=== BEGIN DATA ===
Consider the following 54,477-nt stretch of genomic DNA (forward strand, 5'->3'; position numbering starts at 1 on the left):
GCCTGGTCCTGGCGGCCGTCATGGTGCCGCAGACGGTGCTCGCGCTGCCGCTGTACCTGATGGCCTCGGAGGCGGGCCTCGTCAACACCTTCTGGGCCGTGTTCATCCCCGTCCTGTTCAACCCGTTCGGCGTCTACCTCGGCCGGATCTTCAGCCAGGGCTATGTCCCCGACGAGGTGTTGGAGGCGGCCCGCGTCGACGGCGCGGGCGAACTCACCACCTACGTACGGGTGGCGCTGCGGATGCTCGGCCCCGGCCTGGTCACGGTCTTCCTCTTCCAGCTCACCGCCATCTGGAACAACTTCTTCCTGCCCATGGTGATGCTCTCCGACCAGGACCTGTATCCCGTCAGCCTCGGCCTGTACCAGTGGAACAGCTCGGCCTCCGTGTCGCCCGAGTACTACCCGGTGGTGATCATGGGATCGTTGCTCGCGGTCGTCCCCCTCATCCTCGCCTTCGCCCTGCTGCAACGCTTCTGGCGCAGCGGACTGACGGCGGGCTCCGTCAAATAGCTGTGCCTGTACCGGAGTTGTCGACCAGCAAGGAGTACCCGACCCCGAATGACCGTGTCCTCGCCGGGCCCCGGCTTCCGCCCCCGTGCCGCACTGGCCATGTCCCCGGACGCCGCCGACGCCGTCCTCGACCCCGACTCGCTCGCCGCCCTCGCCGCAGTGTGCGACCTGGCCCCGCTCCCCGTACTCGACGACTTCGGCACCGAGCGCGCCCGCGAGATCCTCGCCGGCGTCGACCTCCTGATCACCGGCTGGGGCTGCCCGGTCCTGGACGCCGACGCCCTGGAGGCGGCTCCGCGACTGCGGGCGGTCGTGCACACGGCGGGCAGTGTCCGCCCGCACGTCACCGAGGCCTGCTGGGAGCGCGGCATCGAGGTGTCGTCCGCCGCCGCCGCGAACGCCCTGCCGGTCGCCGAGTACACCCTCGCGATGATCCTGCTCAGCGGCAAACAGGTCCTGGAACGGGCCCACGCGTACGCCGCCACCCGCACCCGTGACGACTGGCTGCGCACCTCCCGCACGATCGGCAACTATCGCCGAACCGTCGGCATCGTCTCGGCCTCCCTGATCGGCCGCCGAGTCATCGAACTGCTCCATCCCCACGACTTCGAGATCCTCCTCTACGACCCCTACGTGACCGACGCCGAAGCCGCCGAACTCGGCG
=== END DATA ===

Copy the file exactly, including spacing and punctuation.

Consider the following 54,477-nt stretch of genomic DNA (forward strand, 5'->3'; position numbering starts at 1 on the left):
GCCTGGTCCTGGCGGCCGTCATGGTGCCGCAGACGGTGCTCGCGCTGCCGCTGTACCTGATGGCCTCGGAGGCGGGCCTCGTCAACACCTTCTGGGCCGTGTTCATCCCCGTCCTGTTCAACCCGTTCGGCGTCTACCTCGGCCGGATCTTCAGCCAGGGCTATGTCCCCGACGAGGTGTTGGAGGCGGCCCGCGTCGACGGCGCGGGCGAACTCACCACCTACGTACGGGTGGCGCTGCGGATGCTCGGCCCCGGCCTGGTCACGGTCTTCCTCTTCCAGCTCACCGCCATCTGGAACAACTTCTTCCTGCCCATGGTGATGCTCTCCGACCAGGACCTGTATCCCGTCAGCCTCGGCCTGTACCAGTGGAACAGCTCGGCCTCCGTGTCGCCCGAGTACTACCCGGTGGTGATCATGGGATCGTTGCTCGCGGTCGTCCCCCTCATCCTCGCCTTCGCCCTGCTGCAACGCTTCTGGCGCAGCGGACTGACGGCGGGCTCCGTCAAATAGCTGTGCCTGTACCGGAGTTGTCGACCAGCAAGGAGTACCCGACCCCGAATGACCGTGTCCTCGCCGGGCCCCGGCTTCCGCCCCCGTGCCGCACTGGCCATGTCCCCGGACGCCGCCGACGCCGTCCTCGACCCCGACTCGCTCGCCGCCCTCGCCGCAGTGTGCGACCTGGCCCCGCTCCCCGTACTCGACGACTTCGGCACCGAGCGCGCCCGCGAGATCCTCGCCGGCGTCGACCTCCTGATCACCGGCTGGGGCTGCCCGGTCCTGGACGCCGACGCCCTGGAGGCGGCTCCGCGACTGCGGGCGGTCGTGCACACGGCGGGCAGTGTCCGCCCGCACGTCACCGAGGCCTGCTGGGAGCGCGGCATCGAGGTGTCGTCCGCCGCCGCCGCGAACGCCCTGCCGGTCGCCGAGTACACCCTCGCGATGATCCTGCTCAGCGGCAAACAGGTCCTGGAACGGGCCCACGCGTACGCCGCCACCCGCACCCGTGACGACTGGCTGCGCACCTCCCGCACGATCGGCAACTATCGCCGAACCGTCGGCATCGTCTCGGCCTCCCTGATCGGCCGCCGAGTCATCGAACTGCTCCATCCCCACGACTTCGAGATCCTCCTCTACGACCCCTACGTGACCGACGCCGAAGCCGCCGAACTCGGCG